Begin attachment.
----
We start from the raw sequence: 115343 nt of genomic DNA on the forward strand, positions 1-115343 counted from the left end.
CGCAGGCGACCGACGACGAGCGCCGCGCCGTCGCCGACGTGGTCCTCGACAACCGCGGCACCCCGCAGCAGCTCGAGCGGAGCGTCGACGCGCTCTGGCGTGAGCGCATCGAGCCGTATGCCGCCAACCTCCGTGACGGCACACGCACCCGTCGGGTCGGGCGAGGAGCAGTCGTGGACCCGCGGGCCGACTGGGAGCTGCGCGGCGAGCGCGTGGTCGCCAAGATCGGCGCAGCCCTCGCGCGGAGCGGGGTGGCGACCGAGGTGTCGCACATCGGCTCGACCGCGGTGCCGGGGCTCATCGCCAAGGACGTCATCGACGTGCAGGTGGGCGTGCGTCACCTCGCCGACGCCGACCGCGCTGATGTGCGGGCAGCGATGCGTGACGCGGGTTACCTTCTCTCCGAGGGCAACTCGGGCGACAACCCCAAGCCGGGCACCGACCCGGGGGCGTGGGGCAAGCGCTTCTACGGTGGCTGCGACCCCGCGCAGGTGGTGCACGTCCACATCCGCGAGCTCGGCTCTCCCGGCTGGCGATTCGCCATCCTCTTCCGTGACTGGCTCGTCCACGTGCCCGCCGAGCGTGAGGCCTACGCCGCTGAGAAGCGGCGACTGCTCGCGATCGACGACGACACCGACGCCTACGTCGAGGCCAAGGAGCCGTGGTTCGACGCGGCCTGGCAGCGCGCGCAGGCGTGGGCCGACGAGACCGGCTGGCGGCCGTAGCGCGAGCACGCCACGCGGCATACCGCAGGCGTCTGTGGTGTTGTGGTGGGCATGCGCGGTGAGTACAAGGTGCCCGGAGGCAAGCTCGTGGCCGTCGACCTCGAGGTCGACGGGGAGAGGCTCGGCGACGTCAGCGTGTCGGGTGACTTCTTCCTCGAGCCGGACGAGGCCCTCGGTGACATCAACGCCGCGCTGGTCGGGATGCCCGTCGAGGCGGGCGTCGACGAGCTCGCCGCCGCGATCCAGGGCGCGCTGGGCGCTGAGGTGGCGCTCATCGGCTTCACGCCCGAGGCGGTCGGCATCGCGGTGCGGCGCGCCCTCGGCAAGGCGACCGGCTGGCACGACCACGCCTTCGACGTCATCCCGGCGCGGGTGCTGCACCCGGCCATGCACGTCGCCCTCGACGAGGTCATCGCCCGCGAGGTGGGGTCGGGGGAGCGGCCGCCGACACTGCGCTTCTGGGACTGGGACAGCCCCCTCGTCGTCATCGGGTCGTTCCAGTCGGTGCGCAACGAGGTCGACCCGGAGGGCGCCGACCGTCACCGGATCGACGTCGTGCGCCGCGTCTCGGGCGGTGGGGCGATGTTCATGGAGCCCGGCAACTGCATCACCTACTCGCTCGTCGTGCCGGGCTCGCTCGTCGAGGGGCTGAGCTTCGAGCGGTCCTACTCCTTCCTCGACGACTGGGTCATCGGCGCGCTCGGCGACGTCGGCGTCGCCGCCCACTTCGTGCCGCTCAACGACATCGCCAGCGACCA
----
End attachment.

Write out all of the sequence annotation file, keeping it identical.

We start from the raw sequence: 115343 nt of genomic DNA on the forward strand, positions 1-115343 counted from the left end.
CGCAGGCGACCGACGACGAGCGCCGCGCCGTCGCCGACGTGGTCCTCGACAACCGCGGCACCCCGCAGCAGCTCGAGCGGAGCGTCGACGCGCTCTGGCGTGAGCGCATCGAGCCGTATGCCGCCAACCTCCGTGACGGCACACGCACCCGTCGGGTCGGGCGAGGAGCAGTCGTGGACCCGCGGGCCGACTGGGAGCTGCGCGGCGAGCGCGTGGTCGCCAAGATCGGCGCAGCCCTCGCGCGGAGCGGGGTGGCGACCGAGGTGTCGCACATCGGCTCGACCGCGGTGCCGGGGCTCATCGCCAAGGACGTCATCGACGTGCAGGTGGGCGTGCGTCACCTCGCCGACGCCGACCGCGCTGATGTGCGGGCAGCGATGCGTGACGCGGGTTACCTTCTCTCCGAGGGCAACTCGGGCGACAACCCCAAGCCGGGCACCGACCCGGGGGCGTGGGGCAAGCGCTTCTACGGTGGCTGCGACCCCGCGCAGGTGGTGCACGTCCACATCCGCGAGCTCGGCTCTCCCGGCTGGCGATTCGCCATCCTCTTCCGTGACTGGCTCGTCCACGTGCCCGCCGAGCGTGAGGCCTACGCCGCTGAGAAGCGGCGACTGCTCGCGATCGACGACGACACCGACGCCTACGTCGAGGCCAAGGAGCCGTGGTTCGACGCGGCCTGGCAGCGCGCGCAGGCGTGGGCCGACGAGACCGGCTGGCGGCCGTAGCGCGAGCACGCCACGCGGCATACCGCAGGCGTCTGTGGTGTTGTGGTGGGCATGCGCGGTGAGTACAAGGTGCCCGGAGGCAAGCTCGTGGCCGTCGACCTCGAGGTCGACGGGGAGAGGCTCGGCGACGTCAGCGTGTCGGGTGACTTCTTCCTCGAGCCGGACGAGGCCCTCGGTGACATCAACGCCGCGCTGGTCGGGATGCCCGTCGAGGCGGGCGTCGACGAGCTCGCCGCCGCGATCCAGGGCGCGCTGGGCGCTGAGGTGGCGCTCATCGGCTTCACGCCCGAGGCGGTCGGCATCGCGGTGCGGCGCGCCCTCGGCAAGGCGACCGGCTGGCACGACCACGCCTTCGACGTCATCCCGGCGCGGGTGCTGCACCCGGCCATGCACGTCGCCCTCGACGAGGTCATCGCCCGCGAGGTGGGGTCGGGGGAGCGGCCGCCGACACTGCGCTTCTGGGACTGGGACAGCCCCCTCGTCGTCATCGGGTCGTTCCAGTCGGTGCGCAACGAGGTCGACCCGGAGGGCGCCGACCGTCACCGGATCGACGTCGTGCGCCGCGTCTCGGGCGGTGGGGCGATGTTCATGGAGCCCGGCAACTGCATCACCTACTCGCTCGTCGTGCCGGGCTCGCTCGTCGAGGGGCTGAGCTTCGAGCGGTCCTACTCCTTCCTCGACGACTGGGTCATCGGCGCGCTCGGCGACGTCGGCGTCGCCGCCCACTTCGTGCCGCTCAACGACATCGCCAGCGACCA